Support for the self-employed: where are we now?

Support for the self-employed: where are we now?

By Emma Rawson, Association of Taxation Technicians

Support for the self-employed: where are we now?

The Self Employment Income Support Scheme (SEISS), which provides a cash grant to self-employed workers affected by the coronavirus outbreak, was announced back on 26 March 2020. Since then the scheme has been highly popular, with over £6.8bn of support having been claimed at the time of writing.

However, that’s not the end of the story. Recent announcements that both the self-employed and their advisers need to be aware of include the detail of how the second round of grants will work and the setting of a new deadline for claims under the first round of grants.

Round two of the SEISS

The most notable recent announcement was on May 29, when the chancellor confirmed that the SEISS would be extended.

A second grant payment will be made to eligible individuals in August 2020 in respect of the months of June, July and August. The Government have made it clear that this will be the final extension of the scheme, and that no further payments are to be expected.

The eligibility conditions for the second grant are identical to those for the first round of the SEISS. This means that if you have already made a claim for the SEISS, then provided that:

  • your business continues to be adversely affected by coronavirus; and
  • you have not changed your mind about continuing to trade in 2020/21,

you should also be eligible to claim for a payment in this second round of the SEISS.

However, you don’t need to have claimed a grant in the first round to receive the second grant.

What’s it worth?

The second grant payment will be slightly less generous than the first, and will be worth:

  • up to 70 percent of average monthly trading profits,
  • for a period of three months,
  • capped at an overall maximum of £6,570.

As before, HMRC will calculate how much eligible individuals will receive, and apart from the lower percentage of profits (previously 80 percent) and lower cap (previously £7,500) being applied, the calculation of the second grant will be exactly the same as in the first round.

In particular, HMRC will use the same average monthly trading profits figures as were used to calculate the first grant. This means that there is no point in rushing to file the 2019-20 self-assessment return in the hope it might improve your chances of getting a grant, or the amount received (though you will of course benefit from the extra time to plan for tax bills which comes from filing a return early).

When and how to make claims

Claims for the SEISS grant can be made online and must be made by the recipient, not their agent.

The online claims portal for the first round of the SEISS opened on May 13. It has recently been confirmed that the deadline for first round claims is July 13, 2020. If you are eligible for a payment under the first round, but have not yet claimed, you should do so soon.

The online claims portal for the second, and final, grant payable in August is not yet available. We understand that this will operate along the same lines as that for the first round.

When are grants taxable?

Amounts received under the SEISS will be subject to income tax and National Insurance contributions, but do not have to be repaid.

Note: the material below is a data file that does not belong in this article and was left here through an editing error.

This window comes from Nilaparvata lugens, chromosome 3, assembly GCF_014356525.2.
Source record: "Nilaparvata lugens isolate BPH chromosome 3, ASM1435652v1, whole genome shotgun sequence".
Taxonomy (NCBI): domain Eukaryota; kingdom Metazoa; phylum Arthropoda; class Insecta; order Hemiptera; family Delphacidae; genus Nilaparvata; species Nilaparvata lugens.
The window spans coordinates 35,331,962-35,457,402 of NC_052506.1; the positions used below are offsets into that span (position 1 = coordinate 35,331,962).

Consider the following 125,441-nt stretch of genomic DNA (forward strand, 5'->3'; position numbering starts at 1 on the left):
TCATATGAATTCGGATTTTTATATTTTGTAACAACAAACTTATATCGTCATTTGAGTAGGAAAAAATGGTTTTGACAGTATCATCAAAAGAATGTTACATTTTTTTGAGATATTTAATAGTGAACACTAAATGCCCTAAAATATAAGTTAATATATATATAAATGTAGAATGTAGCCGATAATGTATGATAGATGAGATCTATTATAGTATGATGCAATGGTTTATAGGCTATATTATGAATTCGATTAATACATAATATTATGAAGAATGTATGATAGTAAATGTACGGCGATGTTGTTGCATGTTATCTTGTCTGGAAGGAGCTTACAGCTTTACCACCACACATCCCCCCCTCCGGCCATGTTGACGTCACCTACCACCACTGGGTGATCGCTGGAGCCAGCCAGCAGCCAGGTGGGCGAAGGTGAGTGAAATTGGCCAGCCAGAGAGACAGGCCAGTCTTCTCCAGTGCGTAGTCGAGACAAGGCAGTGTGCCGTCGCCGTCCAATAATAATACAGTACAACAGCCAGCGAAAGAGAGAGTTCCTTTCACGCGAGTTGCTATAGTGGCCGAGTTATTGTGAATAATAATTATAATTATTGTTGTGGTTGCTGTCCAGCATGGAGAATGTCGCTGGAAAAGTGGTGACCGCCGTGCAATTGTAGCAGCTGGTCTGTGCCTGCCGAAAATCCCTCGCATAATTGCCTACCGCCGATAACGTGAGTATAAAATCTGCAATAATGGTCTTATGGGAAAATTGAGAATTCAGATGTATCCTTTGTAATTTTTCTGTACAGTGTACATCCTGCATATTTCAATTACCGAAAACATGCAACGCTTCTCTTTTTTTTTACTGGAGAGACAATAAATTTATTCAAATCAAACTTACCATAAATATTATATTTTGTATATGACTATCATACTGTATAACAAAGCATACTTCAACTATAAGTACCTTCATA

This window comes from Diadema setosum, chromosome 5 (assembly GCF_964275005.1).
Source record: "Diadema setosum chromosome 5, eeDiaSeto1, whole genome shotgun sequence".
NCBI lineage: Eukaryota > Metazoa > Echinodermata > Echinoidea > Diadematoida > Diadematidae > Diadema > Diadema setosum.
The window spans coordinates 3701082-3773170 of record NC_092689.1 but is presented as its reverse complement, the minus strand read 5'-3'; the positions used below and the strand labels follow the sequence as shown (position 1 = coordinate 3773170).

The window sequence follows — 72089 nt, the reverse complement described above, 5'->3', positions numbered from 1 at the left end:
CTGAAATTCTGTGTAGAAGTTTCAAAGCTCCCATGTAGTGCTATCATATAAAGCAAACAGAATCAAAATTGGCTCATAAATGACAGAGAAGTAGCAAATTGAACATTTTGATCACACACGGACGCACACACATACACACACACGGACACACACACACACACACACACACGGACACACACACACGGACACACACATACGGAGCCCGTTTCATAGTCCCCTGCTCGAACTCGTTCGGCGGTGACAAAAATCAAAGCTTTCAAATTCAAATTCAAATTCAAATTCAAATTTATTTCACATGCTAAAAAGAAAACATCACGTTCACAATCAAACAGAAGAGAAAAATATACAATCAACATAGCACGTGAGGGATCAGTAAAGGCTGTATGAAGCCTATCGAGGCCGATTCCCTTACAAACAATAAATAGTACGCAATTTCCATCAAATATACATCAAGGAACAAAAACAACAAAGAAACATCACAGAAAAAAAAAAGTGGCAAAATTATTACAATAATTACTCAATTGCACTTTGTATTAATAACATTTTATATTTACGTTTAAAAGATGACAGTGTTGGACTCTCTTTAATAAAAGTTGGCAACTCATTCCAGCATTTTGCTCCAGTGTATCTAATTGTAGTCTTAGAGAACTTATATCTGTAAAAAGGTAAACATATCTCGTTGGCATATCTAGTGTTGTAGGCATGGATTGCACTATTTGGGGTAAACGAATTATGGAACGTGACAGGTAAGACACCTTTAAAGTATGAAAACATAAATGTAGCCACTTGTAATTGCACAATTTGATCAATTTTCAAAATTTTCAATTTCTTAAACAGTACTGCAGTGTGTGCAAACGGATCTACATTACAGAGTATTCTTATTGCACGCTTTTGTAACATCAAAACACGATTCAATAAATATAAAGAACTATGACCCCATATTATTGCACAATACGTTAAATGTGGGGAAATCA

They will need to be reported on the recipient’s self-assessment tax return, but to date there was some confusion as to exactly which tax return. This was exacerbated by the fact that the single payment received under the first round of the SEISS is in respect of the months March, April and May 2020, and therefore spans two tax years.

This confusion was cleared up when draft legislation on the taxation of coronavirus grants and payments was published on May 29, 2020. You This indicates that the entire SEISS grant will be taxable in tax year 2020/21, regardless of the year end of the business and whether they apply the cash or accruals basis.

The deadline for filing the 2020/21 self-assessment return is not until January 31, 2022, meaning that recipients will not have to pay tax on SEISS grants for some time. Whilst this is likely to be welcome news, recipients will need to remember to budget to pay tax on their SEISS grants as well as their ordinary business income.

It’s not yet clear where the grant will be reported on the self-assessment return, but we expect this to be clarified in due course.

Penalties and powers

The same draft legislation also introduces new powers for HMRC to recover SEISS payments which the recipient is not entitled to, and charge a penalty in cases of deliberate non-compliance.

The claw back will be effected by applying an income tax charge equal to 100 percent of the excess payment, either by HMRC raising an assessment or requiring individuals to show the amount as a tax charge on their return.

HMRC will also be able to charge a penalty of up to 100 percent of the incorrectly claimed grant in cases of deliberate non-compliance. This could include, for example, where a business claimed the grant despite knowing that they were not eligible (because for example at the time of claiming the grant, they had no intention to continue trading or had already ceased to trade or had not been adversely affected by coronavirus).

HMRC have recently updated their guidance to highlight that, if you think you’ve been overpaid a grant, you need to tell HMRC or could be liable to a penalty. Further details on how to do this are expected soon.

You can find more detail on the SEISS scheme generally, including eligibility, how grants are calculated and how to claim in the SEISS guidance note and accompanying FAQs on the ATT website.

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